HOUSTON IS NO LONGER THE FASTEST GROWING CITY IN THE COUNTRY Harris and Surrounding CountiesNew Census Bureau numbers tracking population ins-and-outs between mid-2015 and mid-2016 have been released, Alexa Ura and Chris Essig note in the Texas Tribune this morning — and Houston is no longer in the number 1 spot nationally for growth among cities. Harris County as a whole, meanwhile, has also lost that top county population growth title (which it’s been defending for some 8 years) to Phoenix-containing Maricopa County in Arizona. The duo write that the growth that did occur in Houston itself was mainly from existing Houston residents having kids and from international immigrants moving in, while growth in Houston’s suburban orbit was more the product of migration in from elsewhere in the state and country; though the net population change was still positive, Harris County still lost around 44 people a day, probably in connection to the oil industry. [Texas Tribune] Map of Harris and surrounding counties: HGAC

03/23/17 12:00pm

Former Exxon Upstream Facility, 3102-3120 Buffalo Spdwy., Greenway/Upper Kirby, Houston, 77098Former Exxon Upstream Facility, 3102-3120 Buffalo Spdwy., Greenway/Upper Kirby, Houston, 77098

More angles on the ongoing obliteration of structures at the freshly former Exxon Upstream Research facility on Buffalo Spdwy. at W. Alabama St. come this week from one of reader MontroseResident’s more elevated perches. The most prominently visible act of deconstruction has been the shattering breakup of the parking garage in the campus’s northwest corner, due south of the now-mostly-reskinned River Oaks Luxury Apartments midrise on Westheimer (which was stripped down to the slabs in the last 2 years for retooling as The River Oaks condo tower, visible below on the far left):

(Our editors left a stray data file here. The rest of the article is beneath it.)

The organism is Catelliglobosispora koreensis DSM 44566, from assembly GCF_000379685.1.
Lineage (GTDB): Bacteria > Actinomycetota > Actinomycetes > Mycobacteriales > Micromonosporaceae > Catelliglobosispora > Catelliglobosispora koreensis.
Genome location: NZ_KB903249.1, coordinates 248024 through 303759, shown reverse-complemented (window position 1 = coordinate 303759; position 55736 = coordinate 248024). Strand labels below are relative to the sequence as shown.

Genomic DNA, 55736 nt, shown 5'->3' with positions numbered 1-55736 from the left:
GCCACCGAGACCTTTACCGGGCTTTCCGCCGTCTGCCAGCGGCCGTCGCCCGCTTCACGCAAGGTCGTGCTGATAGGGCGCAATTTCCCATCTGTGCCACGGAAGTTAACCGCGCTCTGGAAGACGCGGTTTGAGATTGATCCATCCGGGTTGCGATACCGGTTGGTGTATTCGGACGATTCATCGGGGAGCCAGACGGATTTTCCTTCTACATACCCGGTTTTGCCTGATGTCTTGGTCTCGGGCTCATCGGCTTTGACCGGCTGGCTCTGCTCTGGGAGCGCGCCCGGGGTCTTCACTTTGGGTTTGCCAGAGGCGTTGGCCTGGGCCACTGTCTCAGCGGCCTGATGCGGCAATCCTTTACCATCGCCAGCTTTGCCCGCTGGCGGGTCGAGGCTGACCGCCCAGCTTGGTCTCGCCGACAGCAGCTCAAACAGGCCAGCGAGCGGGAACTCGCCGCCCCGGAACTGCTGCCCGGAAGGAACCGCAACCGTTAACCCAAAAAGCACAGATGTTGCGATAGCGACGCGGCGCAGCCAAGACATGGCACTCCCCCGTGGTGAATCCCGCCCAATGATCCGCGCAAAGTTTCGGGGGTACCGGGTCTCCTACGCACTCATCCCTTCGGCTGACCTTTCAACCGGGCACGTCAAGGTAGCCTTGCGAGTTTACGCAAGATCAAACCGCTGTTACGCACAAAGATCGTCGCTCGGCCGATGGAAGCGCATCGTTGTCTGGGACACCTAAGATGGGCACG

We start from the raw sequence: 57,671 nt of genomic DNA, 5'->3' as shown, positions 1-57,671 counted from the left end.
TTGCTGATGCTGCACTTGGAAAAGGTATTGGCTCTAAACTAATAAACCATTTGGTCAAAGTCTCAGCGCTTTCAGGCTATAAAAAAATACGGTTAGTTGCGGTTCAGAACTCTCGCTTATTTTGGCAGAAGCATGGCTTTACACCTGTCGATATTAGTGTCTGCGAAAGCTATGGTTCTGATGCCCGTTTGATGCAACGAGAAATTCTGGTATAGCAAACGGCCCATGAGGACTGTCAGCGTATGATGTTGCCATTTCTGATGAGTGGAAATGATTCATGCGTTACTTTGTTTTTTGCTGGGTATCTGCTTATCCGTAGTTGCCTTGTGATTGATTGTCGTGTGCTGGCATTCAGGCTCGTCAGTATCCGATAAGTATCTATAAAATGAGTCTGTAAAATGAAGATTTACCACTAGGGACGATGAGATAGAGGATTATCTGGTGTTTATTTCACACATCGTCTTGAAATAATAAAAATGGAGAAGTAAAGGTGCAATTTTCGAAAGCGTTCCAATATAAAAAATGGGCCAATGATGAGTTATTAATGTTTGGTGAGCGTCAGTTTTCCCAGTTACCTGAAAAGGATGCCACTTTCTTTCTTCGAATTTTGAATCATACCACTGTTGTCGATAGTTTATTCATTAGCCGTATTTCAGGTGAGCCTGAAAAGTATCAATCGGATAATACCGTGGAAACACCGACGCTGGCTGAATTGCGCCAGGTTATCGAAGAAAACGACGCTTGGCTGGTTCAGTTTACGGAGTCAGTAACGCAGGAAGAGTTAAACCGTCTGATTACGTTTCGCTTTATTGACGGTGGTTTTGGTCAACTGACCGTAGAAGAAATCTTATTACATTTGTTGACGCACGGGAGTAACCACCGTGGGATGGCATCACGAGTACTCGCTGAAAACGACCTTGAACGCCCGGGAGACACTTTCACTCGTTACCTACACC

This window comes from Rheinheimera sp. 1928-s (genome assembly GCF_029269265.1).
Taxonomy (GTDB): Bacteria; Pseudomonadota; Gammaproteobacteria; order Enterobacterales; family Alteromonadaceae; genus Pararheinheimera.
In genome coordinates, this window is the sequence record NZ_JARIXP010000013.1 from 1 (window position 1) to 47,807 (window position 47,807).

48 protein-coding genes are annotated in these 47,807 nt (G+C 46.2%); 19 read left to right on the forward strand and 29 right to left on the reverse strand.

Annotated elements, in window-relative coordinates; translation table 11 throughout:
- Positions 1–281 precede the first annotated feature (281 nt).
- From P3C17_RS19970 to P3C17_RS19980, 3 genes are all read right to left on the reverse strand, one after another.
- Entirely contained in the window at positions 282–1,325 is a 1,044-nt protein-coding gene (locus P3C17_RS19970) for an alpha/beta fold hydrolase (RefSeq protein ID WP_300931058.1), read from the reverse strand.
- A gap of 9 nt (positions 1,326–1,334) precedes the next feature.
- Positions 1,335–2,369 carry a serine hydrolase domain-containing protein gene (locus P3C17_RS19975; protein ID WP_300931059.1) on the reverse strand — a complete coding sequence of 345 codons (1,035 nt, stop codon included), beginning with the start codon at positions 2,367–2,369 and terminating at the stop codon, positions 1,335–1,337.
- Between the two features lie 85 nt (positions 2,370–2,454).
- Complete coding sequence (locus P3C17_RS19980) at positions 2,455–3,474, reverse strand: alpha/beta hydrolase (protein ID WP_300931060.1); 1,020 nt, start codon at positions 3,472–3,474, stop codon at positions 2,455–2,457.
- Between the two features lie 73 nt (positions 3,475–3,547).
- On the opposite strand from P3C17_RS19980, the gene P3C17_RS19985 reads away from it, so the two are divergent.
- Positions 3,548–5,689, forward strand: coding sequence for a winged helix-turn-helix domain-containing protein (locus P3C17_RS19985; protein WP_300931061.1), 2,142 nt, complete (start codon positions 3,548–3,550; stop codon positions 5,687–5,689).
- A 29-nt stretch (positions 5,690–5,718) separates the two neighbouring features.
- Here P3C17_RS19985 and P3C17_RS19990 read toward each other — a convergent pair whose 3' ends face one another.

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Crushing on Buffalo Spdwy.
03/23/17 10:30am

2241 Richmond Ave., Upper Kirby, Houston, 77098

2241 Richmond Ave., Upper Kirby, Houston, 77098

One of the low-slung spots fringing Portsmouth Square (the gravelly picket-fenced space between Portsmouth St. and Richmond Ave. which a reader refers to as “arguably Houston’s worst parking lot”) has been getting worked over for an identity swapout planned to take effect later this month. The former Blue Fish House sushi restaurant, just north of vegetarian- and Lord-of-the-Rings-geek-friendly Hobbit Cafe and facing off with Capone’s Oven and Bar, is now decked out in signage for Rim Tanon, billed by its Richmond-facing banner as a Thai street food joint.

Some of the Blue Fish’s old signage was still visible on the back side of the building as of earlier this week (as seen above), though the space’s hanging placard sign has already been replaced. And the building’s trees-in-the-holes front patio area has been getting a little bit of retooling:

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Tradeoff on Richmond Ave
03/22/17 4:30pm

Crane at under-construction Capitol Tower, Capitol St., Downtown, Houston, 77002